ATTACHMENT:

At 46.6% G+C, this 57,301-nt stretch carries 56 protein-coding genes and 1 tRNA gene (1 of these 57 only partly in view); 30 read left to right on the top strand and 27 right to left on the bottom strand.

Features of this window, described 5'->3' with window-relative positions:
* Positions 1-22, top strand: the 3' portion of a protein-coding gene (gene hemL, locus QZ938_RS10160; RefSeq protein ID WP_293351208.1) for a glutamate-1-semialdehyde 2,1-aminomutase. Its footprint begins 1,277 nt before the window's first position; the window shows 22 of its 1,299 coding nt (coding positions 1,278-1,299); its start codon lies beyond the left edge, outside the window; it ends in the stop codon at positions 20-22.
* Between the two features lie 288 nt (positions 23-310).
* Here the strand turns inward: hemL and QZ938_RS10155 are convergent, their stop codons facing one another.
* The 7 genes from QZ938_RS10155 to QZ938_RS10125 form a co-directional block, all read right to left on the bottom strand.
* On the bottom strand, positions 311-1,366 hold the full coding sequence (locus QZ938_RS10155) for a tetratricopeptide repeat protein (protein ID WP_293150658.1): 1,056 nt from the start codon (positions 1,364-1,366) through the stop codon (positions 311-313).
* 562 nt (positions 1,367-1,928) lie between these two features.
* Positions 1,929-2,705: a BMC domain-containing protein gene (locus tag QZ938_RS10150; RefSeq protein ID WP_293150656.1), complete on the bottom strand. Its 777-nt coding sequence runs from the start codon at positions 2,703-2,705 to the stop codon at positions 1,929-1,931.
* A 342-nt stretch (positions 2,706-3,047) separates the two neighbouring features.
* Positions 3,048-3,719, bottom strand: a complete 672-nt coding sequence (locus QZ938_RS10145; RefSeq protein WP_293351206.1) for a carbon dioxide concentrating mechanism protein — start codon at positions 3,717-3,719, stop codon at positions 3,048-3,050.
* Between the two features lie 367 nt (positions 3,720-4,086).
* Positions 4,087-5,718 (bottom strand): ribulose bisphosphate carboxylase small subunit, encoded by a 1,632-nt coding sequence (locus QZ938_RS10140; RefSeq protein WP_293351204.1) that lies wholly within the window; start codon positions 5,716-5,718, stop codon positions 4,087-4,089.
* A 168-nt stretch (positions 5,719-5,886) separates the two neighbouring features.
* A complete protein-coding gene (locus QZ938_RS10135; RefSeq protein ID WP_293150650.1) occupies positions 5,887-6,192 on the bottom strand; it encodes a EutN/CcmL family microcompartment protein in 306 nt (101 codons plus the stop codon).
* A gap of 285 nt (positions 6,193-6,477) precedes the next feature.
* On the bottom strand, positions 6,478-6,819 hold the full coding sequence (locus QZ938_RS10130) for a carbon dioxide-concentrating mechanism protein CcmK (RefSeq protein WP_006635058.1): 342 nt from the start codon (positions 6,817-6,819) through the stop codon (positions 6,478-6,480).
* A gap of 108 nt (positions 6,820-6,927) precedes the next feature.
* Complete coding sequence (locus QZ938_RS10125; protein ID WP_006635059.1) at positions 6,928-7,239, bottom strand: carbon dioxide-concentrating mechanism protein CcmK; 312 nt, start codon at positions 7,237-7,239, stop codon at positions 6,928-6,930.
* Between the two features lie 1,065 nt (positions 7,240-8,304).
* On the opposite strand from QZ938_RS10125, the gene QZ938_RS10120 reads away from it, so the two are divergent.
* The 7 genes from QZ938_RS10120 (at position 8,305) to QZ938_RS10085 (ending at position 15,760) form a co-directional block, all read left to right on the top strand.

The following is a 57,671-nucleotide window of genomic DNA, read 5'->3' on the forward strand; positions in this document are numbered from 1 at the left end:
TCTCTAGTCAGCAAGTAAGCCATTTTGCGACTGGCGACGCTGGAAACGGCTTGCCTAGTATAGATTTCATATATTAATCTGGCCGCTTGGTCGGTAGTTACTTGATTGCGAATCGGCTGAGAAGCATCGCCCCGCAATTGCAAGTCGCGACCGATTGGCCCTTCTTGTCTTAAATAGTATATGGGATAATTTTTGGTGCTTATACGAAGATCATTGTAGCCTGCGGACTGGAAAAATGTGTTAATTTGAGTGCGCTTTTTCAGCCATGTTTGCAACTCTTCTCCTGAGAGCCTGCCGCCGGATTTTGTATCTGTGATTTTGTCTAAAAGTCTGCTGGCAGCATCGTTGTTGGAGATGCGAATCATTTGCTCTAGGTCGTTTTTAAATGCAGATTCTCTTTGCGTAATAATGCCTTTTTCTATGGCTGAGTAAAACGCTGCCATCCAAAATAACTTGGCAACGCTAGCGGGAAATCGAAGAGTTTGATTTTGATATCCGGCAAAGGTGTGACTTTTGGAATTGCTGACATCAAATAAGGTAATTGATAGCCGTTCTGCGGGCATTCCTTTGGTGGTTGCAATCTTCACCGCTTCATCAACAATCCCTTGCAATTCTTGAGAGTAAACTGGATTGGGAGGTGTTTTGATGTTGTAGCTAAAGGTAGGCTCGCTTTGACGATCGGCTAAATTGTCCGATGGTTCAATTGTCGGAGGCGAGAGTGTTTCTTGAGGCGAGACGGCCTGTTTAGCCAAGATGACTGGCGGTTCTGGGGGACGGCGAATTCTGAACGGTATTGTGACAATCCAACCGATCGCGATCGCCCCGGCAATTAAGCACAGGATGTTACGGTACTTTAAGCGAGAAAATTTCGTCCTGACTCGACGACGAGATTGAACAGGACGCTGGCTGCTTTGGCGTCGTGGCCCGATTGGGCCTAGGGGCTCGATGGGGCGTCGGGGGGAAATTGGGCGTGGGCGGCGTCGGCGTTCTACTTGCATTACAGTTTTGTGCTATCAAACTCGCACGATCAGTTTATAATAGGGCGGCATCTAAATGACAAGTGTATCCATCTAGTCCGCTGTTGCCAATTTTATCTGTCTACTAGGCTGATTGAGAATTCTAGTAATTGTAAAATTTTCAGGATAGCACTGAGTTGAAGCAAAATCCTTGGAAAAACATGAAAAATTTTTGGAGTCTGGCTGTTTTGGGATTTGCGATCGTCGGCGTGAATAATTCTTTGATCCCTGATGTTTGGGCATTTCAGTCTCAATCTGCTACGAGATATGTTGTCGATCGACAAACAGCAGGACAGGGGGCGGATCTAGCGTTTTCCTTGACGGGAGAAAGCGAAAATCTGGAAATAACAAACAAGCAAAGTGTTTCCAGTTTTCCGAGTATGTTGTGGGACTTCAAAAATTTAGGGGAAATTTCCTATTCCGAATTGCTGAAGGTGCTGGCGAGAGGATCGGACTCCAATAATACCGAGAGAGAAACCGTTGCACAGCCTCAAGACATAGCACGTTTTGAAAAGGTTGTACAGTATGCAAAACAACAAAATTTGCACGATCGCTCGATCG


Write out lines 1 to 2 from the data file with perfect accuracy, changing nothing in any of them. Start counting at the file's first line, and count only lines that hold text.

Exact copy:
At 46.6% G+C, this 57,301-nt stretch carries 56 protein-coding genes and 1 tRNA gene (1 of these 57 only partly in view); 30 read left to right on the top strand and 27 right to left on the bottom strand.

Features of this window, described 5'->3' with window-relative positions: